As for that detachment from material things — my yoga classes aren’t a material good, but they are optional. My books are material, but they bring me a certain amount of joy. I’d lend you a book if you needed it (and you swore on your first born’s life that you will return the book too me). I’m not THAT attached to them. I regularly purge my wardrobe and donate the clothes to others. You can have things and not be materialistic.
The Niyamas are the religious observances of yoga. They’re what you do to control your senses.
The first is Shaucha or cleanliness. Yoga wants you to bathe! It wants you to keep your skin nice and moisturized! And it would definitely prefer you wear clean clothes — made of natural fibers. (Well, there goes that one — I own a lot of rayon/polyester/modal/spandex blends.)
Shaucha also asks practitioners to eat clean, healthy, nutrious foods. There’s a whole yogic diet — something I will likely never adhere to because I love a lot of relatively unhealthy foods — but I’m not going to bother going into that. You can google it if you’d like.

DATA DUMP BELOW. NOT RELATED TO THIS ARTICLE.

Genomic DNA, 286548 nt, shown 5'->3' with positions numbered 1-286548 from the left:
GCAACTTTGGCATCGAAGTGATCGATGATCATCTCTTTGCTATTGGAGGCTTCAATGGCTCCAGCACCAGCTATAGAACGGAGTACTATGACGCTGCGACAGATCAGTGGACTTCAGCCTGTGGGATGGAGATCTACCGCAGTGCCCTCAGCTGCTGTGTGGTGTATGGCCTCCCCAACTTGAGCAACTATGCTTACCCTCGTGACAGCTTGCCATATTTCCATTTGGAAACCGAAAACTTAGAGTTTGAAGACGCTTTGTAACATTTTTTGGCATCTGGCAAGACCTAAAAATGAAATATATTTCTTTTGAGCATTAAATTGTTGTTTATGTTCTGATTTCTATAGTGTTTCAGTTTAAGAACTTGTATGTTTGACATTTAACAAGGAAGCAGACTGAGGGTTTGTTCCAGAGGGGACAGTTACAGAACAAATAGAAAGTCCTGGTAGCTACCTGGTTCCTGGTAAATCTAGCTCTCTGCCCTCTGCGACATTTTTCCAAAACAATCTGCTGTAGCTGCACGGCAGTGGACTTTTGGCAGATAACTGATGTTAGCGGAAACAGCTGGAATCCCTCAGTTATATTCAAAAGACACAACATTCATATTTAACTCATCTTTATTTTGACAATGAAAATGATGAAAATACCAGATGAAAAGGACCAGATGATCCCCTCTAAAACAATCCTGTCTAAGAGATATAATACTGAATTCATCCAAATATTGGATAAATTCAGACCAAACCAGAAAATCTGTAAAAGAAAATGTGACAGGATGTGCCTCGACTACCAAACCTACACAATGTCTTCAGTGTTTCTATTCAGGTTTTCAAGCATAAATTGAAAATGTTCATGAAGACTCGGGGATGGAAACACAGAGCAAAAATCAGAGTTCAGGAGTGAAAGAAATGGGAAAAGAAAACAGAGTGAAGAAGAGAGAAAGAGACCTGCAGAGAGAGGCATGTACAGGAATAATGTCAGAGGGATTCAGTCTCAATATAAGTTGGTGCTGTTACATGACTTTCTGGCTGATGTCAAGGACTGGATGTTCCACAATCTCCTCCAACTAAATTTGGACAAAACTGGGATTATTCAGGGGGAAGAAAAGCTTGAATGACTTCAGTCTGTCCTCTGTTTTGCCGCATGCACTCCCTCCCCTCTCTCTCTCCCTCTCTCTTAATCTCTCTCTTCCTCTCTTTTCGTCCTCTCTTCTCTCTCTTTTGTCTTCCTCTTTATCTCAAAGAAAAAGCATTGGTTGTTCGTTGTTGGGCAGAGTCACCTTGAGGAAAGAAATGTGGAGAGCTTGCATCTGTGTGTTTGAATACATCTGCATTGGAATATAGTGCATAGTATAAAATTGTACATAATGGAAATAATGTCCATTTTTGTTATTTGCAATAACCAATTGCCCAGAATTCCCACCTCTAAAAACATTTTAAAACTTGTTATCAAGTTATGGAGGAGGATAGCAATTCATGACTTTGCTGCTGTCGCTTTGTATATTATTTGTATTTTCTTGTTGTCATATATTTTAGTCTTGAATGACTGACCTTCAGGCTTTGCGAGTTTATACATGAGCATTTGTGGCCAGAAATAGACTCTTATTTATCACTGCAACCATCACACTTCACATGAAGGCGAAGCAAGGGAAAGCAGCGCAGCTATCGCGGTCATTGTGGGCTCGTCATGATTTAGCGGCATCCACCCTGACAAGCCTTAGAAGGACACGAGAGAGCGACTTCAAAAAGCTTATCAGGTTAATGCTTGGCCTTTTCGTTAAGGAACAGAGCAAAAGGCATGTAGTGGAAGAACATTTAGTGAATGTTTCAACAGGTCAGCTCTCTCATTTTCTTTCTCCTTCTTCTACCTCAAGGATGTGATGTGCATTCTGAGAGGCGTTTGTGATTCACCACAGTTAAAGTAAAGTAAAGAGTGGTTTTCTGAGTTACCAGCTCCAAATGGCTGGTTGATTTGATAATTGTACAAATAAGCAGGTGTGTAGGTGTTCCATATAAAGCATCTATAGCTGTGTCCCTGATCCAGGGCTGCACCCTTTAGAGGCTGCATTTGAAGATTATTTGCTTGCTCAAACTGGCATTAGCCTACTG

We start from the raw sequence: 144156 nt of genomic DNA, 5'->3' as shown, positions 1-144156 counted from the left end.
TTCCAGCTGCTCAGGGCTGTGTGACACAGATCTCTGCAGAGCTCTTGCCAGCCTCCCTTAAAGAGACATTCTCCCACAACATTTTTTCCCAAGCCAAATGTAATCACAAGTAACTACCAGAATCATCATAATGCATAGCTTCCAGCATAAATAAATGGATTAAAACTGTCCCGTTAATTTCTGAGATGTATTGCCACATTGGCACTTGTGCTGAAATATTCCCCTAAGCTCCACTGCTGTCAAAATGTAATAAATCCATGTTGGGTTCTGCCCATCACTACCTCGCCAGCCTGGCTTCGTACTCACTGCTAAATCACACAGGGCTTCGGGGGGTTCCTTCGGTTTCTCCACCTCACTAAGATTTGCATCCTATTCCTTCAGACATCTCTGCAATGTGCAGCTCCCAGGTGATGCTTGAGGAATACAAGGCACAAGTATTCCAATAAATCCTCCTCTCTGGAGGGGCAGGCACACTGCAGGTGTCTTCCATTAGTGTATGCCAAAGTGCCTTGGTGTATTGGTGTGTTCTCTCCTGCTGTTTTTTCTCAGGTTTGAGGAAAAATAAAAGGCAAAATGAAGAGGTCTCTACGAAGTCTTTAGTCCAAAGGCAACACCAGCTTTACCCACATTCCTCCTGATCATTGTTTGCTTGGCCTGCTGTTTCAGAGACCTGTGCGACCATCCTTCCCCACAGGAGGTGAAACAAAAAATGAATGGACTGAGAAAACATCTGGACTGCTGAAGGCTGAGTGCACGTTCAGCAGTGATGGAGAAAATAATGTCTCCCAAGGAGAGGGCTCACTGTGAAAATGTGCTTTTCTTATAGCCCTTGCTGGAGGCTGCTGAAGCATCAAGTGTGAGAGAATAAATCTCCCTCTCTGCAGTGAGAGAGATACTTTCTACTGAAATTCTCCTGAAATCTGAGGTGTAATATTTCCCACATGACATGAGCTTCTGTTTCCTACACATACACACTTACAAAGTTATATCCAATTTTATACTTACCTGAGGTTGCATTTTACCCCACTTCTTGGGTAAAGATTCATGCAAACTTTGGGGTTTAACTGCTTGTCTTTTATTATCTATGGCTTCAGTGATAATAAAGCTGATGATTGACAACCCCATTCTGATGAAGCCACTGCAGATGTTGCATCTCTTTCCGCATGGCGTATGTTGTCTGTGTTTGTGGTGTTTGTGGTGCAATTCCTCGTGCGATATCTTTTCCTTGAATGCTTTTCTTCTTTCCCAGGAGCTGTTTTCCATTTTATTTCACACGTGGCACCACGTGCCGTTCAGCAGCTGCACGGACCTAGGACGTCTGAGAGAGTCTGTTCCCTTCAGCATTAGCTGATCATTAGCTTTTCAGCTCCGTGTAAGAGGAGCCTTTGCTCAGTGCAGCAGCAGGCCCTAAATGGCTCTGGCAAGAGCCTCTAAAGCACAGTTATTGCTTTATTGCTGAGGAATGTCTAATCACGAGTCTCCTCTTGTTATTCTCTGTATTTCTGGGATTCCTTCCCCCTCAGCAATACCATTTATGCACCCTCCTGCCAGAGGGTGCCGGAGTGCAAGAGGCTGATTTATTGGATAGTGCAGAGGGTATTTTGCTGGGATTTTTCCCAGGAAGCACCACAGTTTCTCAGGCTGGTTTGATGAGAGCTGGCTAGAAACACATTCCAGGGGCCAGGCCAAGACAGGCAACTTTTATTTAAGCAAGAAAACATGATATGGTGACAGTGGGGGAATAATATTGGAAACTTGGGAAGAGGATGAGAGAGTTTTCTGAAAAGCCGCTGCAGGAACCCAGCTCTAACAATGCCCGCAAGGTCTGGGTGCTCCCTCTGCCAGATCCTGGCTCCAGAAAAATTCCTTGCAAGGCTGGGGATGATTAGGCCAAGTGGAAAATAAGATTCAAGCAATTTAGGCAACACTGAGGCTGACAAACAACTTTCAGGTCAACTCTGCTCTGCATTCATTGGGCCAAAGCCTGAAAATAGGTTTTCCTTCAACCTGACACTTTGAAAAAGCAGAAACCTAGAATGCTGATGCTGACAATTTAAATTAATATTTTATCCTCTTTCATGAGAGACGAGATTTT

Right now I’m impressed with myself for eating salad three days in a row and not feeling like I might go insane. (Put chili and oven baked sweet potatoes on your damn salads, guys. It’s freaking awesome.)
The second Niyama is santosha or contentment. This is a hard thing to do. Detachment from the material world definitely helps here, but also simply being happy with who you are and where you are can nurture a feeling of contentment. It’s ok if you’re up a size, it’s okay if you have a zit, it’s okay if you’re living with your parents because you can’t find work. Take a deep breath and appreciate that you’re alive and able to smile at someone (anyone!).
Then there’s tapas which takes you to a whole higher level of awesomeness. It requires you to practice spiritual discipline. In tapas, you want to cleanse your mind, body and soul. You’ll practice karma-yoga by serving others, You’ll eat well, be pure of mind and exude goodness at this level. You’ll actively practice being pure and wholesome and good!